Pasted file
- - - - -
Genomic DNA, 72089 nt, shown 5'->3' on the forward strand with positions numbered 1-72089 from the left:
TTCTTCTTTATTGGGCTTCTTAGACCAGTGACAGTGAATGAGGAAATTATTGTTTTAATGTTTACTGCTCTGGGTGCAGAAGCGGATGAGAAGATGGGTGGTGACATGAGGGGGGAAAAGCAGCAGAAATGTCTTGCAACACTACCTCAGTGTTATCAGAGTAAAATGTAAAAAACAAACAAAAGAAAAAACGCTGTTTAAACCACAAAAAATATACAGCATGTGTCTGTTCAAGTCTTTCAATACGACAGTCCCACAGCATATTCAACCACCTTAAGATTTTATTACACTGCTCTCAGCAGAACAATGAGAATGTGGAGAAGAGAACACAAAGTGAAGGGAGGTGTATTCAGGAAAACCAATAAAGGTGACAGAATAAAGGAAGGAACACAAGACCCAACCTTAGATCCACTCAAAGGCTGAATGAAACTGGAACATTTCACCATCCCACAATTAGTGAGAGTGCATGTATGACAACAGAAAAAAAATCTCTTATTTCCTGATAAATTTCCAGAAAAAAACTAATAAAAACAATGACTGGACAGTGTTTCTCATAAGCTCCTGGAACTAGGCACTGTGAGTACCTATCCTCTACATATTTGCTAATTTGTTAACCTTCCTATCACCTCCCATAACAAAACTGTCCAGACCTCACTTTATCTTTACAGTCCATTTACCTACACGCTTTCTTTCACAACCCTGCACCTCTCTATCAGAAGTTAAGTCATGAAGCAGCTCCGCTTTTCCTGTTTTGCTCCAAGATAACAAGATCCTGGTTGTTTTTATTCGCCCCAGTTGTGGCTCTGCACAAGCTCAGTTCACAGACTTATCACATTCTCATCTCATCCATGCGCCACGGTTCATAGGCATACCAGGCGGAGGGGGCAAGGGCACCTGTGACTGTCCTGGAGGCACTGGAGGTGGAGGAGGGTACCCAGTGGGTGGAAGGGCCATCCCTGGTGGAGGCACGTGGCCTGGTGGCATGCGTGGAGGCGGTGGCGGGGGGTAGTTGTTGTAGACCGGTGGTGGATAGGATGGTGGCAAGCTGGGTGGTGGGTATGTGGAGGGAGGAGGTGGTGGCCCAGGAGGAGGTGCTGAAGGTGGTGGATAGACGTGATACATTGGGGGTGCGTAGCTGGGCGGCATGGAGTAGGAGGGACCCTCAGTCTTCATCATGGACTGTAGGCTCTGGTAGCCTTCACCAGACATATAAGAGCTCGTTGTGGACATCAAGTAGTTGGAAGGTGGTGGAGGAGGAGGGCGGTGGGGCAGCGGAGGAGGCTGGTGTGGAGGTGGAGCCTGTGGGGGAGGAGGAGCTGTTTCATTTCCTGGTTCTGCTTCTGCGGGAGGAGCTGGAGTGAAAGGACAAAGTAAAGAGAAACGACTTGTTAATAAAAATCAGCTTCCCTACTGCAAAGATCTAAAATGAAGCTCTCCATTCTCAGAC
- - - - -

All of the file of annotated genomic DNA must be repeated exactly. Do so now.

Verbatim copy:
Genomic DNA, 72089 nt, shown 5'->3' on the forward strand with positions numbered 1-72089 from the left:
TTCTTCTTTATTGGGCTTCTTAGACCAGTGACAGTGAATGAGGAAATTATTGTTTTAATGTTTACTGCTCTGGGTGCAGAAGCGGATGAGAAGATGGGTGGTGACATGAGGGGGGAAAAGCAGCAGAAATGTCTTGCAACACTACCTCAGTGTTATCAGAGTAAAATGTAAAAAACAAACAAAAGAAAAAACGCTGTTTAAACCACAAAAAATATACAGCATGTGTCTGTTCAAGTCTTTCAATACGACAGTCCCACAGCATATTCAACCACCTTAAGATTTTATTACACTGCTCTCAGCAGAACAATGAGAATGTGGAGAAGAGAACACAAAGTGAAGGGAGGTGTATTCAGGAAAACCAATAAAGGTGACAGAATAAAGGAAGGAACACAAGACCCAACCTTAGATCCACTCAAAGGCTGAATGAAACTGGAACATTTCACCATCCCACAATTAGTGAGAGTGCATGTATGACAACAGAAAAAAAATCTCTTATTTCCTGATAAATTTCCAGAAAAAAACTAATAAAAACAATGACTGGACAGTGTTTCTCATAAGCTCCTGGAACTAGGCACTGTGAGTACCTATCCTCTACATATTTGCTAATTTGTTAACCTTCCTATCACCTCCCATAACAAAACTGTCCAGACCTCACTTTATCTTTACAGTCCATTTACCTACACGCTTTCTTTCACAACCCTGCACCTCTCTATCAGAAGTTAAGTCATGAAGCAGCTCCGCTTTTCCTGTTTTGCTCCAAGATAACAAGATCCTGGTTGTTTTTATTCGCCCCAGTTGTGGCTCTGCACAAGCTCAGTTCACAGACTTATCACATTCTCATCTCATCCATGCGCCACGGTTCATAGGCATACCAGGCGGAGGGGGCAAGGGCACCTGTGACTGTCCTGGAGGCACTGGAGGTGGAGGAGGGTACCCAGTGGGTGGAAGGGCCATCCCTGGTGGAGGCACGTGGCCTGGTGGCATGCGTGGAGGCGGTGGCGGGGGGTAGTTGTTGTAGACCGGTGGTGGATAGGATGGTGGCAAGCTGGGTGGTGGGTATGTGGAGGGAGGAGGTGGTGGCCCAGGAGGAGGTGCTGAAGGTGGTGGATAGACGTGATACATTGGGGGTGCGTAGCTGGGCGGCATGGAGTAGGAGGGACCCTCAGTCTTCATCATGGACTGTAGGCTCTGGTAGCCTTCACCAGACATATAAGAGCTCGTTGTGGACATCAAGTAGTTGGAAGGTGGTGGAGGAGGAGGGCGGTGGGGCAGCGGAGGAGGCTGGTGTGGAGGTGGAGCCTGTGGGGGAGGAGGAGCTGTTTCATTTCCTGGTTCTGCTTCTGCGGGAGGAGCTGGAGTGAAAGGACAAAGTAAAGAGAAACGACTTGTTAATAAAAATCAGCTTCCCTACTGCAAAGATCTAAAATGAAGCTCTCCATTCTCAGAC